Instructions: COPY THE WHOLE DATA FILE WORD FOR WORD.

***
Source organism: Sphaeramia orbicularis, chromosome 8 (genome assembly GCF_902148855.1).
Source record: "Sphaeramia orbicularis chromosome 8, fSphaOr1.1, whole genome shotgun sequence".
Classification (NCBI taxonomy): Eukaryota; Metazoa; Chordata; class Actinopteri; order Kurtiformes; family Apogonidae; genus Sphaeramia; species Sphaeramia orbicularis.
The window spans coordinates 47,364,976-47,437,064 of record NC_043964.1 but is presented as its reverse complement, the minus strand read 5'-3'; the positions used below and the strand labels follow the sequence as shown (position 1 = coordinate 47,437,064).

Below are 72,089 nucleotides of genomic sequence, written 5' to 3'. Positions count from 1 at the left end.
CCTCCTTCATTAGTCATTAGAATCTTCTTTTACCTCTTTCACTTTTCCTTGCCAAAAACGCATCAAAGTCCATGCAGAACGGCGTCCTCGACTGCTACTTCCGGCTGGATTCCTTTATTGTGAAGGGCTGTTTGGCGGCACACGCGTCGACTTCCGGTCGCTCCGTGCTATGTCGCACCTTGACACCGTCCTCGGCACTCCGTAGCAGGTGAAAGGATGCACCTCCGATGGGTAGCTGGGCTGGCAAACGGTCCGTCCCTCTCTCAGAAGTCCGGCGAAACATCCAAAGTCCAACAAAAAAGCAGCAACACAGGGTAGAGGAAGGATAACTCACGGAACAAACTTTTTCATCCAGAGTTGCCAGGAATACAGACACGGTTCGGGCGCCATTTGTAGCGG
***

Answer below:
Source organism: Sphaeramia orbicularis, chromosome 8 (genome assembly GCF_902148855.1).
Source record: "Sphaeramia orbicularis chromosome 8, fSphaOr1.1, whole genome shotgun sequence".
Classification (NCBI taxonomy): Eukaryota; Metazoa; Chordata; class Actinopteri; order Kurtiformes; family Apogonidae; genus Sphaeramia; species Sphaeramia orbicularis.
The window spans coordinates 47,364,976-47,437,064 of record NC_043964.1 but is presented as its reverse complement, the minus strand read 5'-3'; the positions used below and the strand labels follow the sequence as shown (position 1 = coordinate 47,437,064).

Below are 72,089 nucleotides of genomic sequence, written 5' to 3'. Positions count from 1 at the left end.
CCTCCTTCATTAGTCATTAGAATCTTCTTTTACCTCTTTCACTTTTCCTTGCCAAAAACGCATCAAAGTCCATGCAGAACGGCGTCCTCGACTGCTACTTCCGGCTGGATTCCTTTATTGTGAAGGGCTGTTTGGCGGCACACGCGTCGACTTCCGGTCGCTCCGTGCTATGTCGCACCTTGACACCGTCCTCGGCACTCCGTAGCAGGTGAAAGGATGCACCTCCGATGGGTAGCTGGGCTGGCAAACGGTCCGTCCCTCTCTCAGAAGTCCGGCGAAACATCCAAAGTCCAACAAAAAAGCAGCAACACAGGGTAGAGGAAGGATAACTCACGGAACAAACTTTTTCATCCAGAGTTGCCAGGAATACAGACACGGTTCGGGCGCCATTTGTAGCGG